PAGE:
AWF Celebrates World Wildlife Day

About the Author

Kaddu Sebunya has been chief executive officer since January 2019, after serving as the AWF President beginning in January 2016. Kaddu has over 20 years of conservation experience at the grassroots, national, and regional levels in the US, Africa, and Europe. Today he leads the organization in… More

In the heart of the African savannah, amidst the breathtaking beauty of its landscapes and the rich diversity of its wildlife, lies a profound responsibility to protect and preserve.  As we celebrate World Wildlife Day, we face a stern reminder of the importance of our conservation work on the continent.  

Well, the good news is that in many places where we work in, things are looking up. From elephants to mountain gorillas, we're seeing positive trends in population numbers. 

The recent report on the Status of the World’s Wildlife Migratory Species, however, shows a pressing need to address a critical issue that threatens the fabric of our planet's biodiversity: the decline of migratory species. Across continents and ecosystems, migratory species undertake awe-inspiring journeys, linking habitats and ecosystems in a delicate dance of life. However, rampant habitat loss, climate change, and human encroachment have pushed many of these species to the brink of extinction. Now, more than ever, it is imperative that we unite in our efforts to protect and conserve these iconic creatures before it is too late. 

Africa’s natural wealth is unparalleled. We boast of the 2nd – largest tropical forest after the Amazon, a testament to the continent's ecological significance. The continent witnesses some of the last grand mammal migrations, with 14 of the 24 current historic large mammal migration species and subspecies calling Africa home, 9 of which exist within six specific landscapes. 

Africa is home to over 1,100 mammal species, more than 60 carnivore species, a staggering 100,000 insect species comprise 15-20% of the world's insects, 3,000 freshwater fish species, and over 2,600 bird species reside within its vast landscapes. Yet, this immense biological wealth is not an assurance of permanence.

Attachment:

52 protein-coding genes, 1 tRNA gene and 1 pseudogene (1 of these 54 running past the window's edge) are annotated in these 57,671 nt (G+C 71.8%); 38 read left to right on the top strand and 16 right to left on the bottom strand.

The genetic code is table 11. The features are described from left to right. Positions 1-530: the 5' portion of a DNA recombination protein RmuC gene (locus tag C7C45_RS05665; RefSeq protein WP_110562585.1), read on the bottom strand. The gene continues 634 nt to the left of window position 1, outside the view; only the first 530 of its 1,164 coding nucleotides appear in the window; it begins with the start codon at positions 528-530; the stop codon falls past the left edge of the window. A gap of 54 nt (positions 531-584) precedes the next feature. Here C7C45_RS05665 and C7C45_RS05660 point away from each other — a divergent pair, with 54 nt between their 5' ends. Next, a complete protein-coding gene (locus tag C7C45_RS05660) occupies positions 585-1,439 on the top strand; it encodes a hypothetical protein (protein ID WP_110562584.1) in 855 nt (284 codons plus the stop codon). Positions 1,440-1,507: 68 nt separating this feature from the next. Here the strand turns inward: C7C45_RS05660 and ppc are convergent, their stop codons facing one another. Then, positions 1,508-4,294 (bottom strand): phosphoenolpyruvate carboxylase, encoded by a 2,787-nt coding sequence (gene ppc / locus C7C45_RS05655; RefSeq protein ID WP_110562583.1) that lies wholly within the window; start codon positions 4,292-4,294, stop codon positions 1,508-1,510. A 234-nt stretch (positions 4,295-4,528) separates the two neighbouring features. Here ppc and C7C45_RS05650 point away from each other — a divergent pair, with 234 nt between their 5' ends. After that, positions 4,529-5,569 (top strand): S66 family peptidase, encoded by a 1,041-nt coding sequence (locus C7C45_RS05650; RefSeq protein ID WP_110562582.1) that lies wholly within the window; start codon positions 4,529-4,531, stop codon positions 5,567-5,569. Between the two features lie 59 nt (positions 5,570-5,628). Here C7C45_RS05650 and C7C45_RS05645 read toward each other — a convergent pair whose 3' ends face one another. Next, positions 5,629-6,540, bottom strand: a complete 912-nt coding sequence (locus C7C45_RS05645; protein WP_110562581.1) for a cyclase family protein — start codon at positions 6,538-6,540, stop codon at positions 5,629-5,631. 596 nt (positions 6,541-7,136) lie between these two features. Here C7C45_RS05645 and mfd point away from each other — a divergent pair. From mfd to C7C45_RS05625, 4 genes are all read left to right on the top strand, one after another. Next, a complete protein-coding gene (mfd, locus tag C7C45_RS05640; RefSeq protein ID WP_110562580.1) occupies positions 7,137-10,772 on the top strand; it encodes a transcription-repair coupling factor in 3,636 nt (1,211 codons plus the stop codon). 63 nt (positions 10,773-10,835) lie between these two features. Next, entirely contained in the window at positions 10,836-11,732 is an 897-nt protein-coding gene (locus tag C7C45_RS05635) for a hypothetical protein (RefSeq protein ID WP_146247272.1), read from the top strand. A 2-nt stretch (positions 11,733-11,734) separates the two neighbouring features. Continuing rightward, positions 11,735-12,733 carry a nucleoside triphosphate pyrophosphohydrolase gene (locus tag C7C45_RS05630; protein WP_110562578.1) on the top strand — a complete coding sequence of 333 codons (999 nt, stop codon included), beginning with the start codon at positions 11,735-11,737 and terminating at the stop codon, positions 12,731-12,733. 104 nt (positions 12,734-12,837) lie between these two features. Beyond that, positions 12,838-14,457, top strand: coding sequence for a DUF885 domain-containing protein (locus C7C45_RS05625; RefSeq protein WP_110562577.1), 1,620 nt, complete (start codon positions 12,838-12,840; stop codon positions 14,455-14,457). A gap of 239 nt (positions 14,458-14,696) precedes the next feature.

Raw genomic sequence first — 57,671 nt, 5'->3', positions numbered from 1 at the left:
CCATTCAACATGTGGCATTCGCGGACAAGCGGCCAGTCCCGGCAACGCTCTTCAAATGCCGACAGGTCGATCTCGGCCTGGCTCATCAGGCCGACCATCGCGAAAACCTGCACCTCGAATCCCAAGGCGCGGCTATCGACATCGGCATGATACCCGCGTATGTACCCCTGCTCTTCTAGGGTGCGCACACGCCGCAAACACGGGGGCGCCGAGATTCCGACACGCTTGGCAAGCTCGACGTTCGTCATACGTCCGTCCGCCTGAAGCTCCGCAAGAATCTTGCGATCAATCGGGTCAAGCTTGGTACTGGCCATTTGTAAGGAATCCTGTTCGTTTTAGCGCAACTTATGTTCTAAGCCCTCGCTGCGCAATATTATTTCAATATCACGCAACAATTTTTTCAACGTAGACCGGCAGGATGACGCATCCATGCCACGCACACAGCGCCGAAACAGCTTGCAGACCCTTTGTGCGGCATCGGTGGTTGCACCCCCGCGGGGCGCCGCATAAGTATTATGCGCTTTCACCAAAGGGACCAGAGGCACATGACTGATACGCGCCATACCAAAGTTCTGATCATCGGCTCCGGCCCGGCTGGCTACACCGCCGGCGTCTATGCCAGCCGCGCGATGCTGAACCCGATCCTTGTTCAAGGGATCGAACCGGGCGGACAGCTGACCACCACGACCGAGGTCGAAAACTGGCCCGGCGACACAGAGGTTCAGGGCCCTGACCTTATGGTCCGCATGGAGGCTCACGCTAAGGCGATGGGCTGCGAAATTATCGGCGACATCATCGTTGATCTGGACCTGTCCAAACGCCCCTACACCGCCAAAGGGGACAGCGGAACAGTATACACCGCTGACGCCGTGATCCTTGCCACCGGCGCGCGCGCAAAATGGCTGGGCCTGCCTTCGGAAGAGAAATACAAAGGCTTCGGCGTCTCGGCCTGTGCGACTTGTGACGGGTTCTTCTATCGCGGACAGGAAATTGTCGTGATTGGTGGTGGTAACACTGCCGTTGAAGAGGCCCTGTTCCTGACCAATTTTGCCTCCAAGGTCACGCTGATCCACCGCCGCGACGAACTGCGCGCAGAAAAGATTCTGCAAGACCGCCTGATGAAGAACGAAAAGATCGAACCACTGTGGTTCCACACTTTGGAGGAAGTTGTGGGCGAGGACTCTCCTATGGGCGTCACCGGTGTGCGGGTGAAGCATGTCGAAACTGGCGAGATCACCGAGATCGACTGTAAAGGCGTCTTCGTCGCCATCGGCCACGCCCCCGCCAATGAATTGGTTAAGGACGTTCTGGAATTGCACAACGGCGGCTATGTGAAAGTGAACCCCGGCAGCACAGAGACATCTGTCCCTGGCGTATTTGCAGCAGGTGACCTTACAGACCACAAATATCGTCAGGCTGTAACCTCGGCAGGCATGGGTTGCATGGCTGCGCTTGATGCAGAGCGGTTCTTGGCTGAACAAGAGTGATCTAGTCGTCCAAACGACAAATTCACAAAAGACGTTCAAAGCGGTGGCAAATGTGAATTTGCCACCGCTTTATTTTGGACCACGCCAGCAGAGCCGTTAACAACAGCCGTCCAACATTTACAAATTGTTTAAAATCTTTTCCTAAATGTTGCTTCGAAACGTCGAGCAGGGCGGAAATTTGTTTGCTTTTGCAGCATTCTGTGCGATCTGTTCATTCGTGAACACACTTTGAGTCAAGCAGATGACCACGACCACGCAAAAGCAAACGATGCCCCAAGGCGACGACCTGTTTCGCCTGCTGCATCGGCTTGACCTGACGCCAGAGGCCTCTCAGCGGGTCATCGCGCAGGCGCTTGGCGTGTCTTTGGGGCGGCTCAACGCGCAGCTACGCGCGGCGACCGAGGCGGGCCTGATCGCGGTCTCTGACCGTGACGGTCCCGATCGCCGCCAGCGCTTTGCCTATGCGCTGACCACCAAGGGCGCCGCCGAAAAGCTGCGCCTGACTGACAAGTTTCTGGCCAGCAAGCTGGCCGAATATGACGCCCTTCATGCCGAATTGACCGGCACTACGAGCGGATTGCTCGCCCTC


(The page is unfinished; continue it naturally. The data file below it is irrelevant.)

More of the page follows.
This year's theme, "Connecting People and Planet: Exploring Digital Innovation in Wildlife Conservation," couldn't be more fitting. It's a bold call to action, urging us all to bridge the gap between humans and nature by harnessing the power of digital innovation.  

At the African Wildlife Foundation, we understand that conservation is a team effort. That's why we partner with wildlife authorities, local communities, and other stakeholders to develop comprehensive strategies that address the root causes of biodiversity loss. By taking an all-inclusive approach that integrates the needs of people and the planet, we can achieve lasting results that benefit both humans and wildlife alike. 

By using tech to promote harmony between humans and wildlife, we're ensuring that both can thrive together. Whether it's creating wildlife corridors or restoring ecosystems, technology is our secret weapon in the fight to protect Africa's natural heritage. Based on our experience as pioneers of conservation on the continent, we have seen the results, and we can testify to its impact.  

At AWF, we have been able to harness the power of technology to make conservation smarter and more effective. From satellite tracking to remote sensing, we're using cutting-edge tools to monitor wildlife, track poachers, and protect habitats. But it's not just about the fancy gadgets—it's about connecting people to wildlife meaningfully.  

We are cognizant of the fact that central to any successful conservation strategy is the active involvement of local communities. Community conservation must be built on trust, equity, and mutual respect to succeed. It requires recognizing and respecting the rights of indigenous peoples and local communities over their traditional lands, involving them in decision-making processes, and ensuring their voices are heard and valued. 

Moreover, community conservation must go beyond coexistence and create tangible benefits for local communities. This includes providing alternative livelihood opportunities, investing in education and healthcare, and supporting sustainable agriculture and eco-tourism initiatives. By aligning conservation objectives with the socio-economic needs of communities, we foster a sense of shared destiny and mutual benefit. 

So, as we celebrate the strides we have made, let us remain steadfast to confront the challenges ahead; climate change, habitat loss, poaching, and human-wildlife conflict continue to threaten the survival of countless species. As we confront these pressing issues, let us also seize the opportunities of digital innovation and technological advancements. We can develop innovative solutions to protect wildlife and promote sustainable coexistence between humans and nature by harnessing the power of data analytics, remote sensing, and community engagement. 

On this World Wildlife Day, let us carry forward the spirit of unity and collaboration that defines this global celebration. Let us translate our words into action, our intentions into impact. By reaffirming our commitment to building a better future for Africa and the world, it will be possible to envision a world where elephants roam freely across the savannahs, lions roar in the wilderness, and forests teem with life. 

Together, let us work towards a future where our actions today ensure a thriving tomorrow for generations to come.